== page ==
Blog By: Lakshay Batra
Dietary fiber, also known as roughage or bulk, includes the parts of plant foods your body can’t digest or absorb. Unlike other food components, such as fats, proteins or carbohydrates — which your body breaks down and absorbs — fiber isn’t digested by your body. Instead, it passes relatively intact through your stomach, small intestine and colon and out of your body.
Eating plenty of fiber can also reduce your risk for diverticulitis (inflammation of the intestine), hemorrhoids, gallstones, kidney stones, and provide some relief for irritable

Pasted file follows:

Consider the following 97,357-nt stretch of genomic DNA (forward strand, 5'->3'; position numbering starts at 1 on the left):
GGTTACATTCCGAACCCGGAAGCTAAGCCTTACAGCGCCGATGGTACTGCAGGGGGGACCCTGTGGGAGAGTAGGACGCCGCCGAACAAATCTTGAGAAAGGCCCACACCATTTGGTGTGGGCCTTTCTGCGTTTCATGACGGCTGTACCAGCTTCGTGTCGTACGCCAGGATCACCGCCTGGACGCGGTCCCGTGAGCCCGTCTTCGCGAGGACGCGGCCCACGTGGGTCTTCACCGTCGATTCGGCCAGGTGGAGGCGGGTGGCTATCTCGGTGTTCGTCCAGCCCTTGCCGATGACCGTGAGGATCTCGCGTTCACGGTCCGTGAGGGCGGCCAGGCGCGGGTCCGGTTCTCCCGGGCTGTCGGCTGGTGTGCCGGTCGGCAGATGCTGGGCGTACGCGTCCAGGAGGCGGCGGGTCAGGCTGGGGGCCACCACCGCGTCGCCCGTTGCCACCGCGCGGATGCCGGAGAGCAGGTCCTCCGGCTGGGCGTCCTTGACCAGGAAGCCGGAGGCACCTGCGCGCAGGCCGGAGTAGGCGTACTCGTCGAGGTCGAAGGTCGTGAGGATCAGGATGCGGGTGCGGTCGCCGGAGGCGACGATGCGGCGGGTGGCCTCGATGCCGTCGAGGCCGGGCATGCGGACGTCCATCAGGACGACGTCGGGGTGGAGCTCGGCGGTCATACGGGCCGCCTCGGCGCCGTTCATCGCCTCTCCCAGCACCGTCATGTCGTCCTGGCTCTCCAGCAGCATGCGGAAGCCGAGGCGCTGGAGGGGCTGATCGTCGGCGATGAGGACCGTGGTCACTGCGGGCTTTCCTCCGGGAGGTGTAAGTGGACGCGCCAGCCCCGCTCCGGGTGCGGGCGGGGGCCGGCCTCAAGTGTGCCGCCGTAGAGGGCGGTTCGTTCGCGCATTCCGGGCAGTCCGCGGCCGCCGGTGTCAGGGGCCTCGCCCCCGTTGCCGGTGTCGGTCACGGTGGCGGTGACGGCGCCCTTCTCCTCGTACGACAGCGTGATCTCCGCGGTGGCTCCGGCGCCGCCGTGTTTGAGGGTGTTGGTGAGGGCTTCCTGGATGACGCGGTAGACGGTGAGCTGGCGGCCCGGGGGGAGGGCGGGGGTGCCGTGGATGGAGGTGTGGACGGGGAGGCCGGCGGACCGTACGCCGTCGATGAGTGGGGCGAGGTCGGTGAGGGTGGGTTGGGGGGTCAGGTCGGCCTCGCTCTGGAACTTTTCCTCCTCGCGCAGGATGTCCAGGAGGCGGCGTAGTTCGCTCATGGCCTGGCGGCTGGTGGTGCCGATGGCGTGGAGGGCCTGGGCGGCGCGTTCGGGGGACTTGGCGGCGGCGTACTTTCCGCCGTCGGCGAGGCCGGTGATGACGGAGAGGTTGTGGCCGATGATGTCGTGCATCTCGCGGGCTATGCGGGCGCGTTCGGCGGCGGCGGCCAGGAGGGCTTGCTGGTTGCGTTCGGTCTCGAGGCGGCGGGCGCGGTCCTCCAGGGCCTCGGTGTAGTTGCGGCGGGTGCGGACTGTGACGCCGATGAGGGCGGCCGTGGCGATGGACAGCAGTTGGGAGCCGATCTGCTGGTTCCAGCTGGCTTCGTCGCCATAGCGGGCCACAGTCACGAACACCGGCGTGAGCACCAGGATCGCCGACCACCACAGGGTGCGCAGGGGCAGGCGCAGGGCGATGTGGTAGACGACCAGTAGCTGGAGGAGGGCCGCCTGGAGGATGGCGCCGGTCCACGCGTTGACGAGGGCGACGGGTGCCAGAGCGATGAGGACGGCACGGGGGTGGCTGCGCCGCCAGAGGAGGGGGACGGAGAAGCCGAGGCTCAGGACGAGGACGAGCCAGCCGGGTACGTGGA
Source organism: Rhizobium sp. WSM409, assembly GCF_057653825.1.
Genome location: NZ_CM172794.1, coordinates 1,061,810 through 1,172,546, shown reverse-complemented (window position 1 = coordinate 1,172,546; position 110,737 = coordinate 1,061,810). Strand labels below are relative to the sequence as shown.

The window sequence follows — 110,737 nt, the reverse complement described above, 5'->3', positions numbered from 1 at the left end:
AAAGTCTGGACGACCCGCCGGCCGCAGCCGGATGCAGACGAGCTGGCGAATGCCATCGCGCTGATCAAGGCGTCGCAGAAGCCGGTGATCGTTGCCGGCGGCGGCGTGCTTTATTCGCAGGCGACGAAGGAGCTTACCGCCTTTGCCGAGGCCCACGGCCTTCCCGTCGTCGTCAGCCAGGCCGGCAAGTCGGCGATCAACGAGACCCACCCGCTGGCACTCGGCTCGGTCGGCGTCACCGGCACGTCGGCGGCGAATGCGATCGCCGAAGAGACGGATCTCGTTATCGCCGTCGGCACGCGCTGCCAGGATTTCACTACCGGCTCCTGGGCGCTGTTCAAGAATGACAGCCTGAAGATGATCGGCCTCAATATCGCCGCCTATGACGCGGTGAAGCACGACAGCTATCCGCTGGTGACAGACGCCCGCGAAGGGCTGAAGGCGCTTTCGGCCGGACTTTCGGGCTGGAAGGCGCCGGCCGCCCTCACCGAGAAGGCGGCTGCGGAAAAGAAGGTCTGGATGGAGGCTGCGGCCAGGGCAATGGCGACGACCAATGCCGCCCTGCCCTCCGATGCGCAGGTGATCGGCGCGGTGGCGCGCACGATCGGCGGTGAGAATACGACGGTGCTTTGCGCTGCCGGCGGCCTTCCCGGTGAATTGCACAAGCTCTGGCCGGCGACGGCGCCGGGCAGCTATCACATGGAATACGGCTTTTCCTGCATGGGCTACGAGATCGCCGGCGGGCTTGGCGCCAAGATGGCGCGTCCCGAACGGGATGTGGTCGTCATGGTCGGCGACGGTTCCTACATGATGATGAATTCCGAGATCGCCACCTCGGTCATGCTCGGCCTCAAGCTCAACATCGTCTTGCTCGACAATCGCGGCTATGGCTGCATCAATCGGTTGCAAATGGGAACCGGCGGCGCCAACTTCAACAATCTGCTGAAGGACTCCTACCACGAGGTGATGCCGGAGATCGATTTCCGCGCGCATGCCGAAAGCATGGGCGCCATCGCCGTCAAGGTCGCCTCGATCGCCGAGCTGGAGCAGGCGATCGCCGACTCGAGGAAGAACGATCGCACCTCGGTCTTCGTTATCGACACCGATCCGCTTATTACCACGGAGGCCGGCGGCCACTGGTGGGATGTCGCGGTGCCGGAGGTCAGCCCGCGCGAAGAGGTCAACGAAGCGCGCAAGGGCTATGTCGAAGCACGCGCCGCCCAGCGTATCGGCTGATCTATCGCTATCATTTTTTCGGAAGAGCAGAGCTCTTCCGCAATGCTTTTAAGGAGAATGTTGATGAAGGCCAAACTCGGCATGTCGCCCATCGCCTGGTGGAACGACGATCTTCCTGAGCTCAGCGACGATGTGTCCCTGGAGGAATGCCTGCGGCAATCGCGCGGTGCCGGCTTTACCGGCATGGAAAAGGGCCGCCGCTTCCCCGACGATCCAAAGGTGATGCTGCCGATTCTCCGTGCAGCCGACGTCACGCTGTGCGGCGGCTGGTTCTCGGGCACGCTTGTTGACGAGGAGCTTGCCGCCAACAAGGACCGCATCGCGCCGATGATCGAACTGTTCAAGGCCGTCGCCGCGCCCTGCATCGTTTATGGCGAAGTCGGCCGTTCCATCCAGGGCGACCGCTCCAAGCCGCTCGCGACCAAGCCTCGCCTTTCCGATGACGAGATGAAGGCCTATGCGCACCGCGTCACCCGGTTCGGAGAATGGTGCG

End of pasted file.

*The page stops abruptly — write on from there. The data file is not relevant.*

bowel syndrome (IBS). Some studies have also indicated that a high-fiber diet may help to lower gastric acid and reduce your risk for gastro esophageal reflux disorder (GERD) and ulcers.
As well as aiding digestion and preventing constipation, fiber adds bulk to your diet, a key factor in both losing weight and maintaining a healthy weight. Adding bulk can help you feel full sooner. Since fiber stays in the stomach longer than other foods, that feeling of fullness will stay with you much longer, helping you eat less. High-fiber foods such as fruits and vegetables tend to be low in calories, so by adding fiber to your diet, it’s easier to cut calories.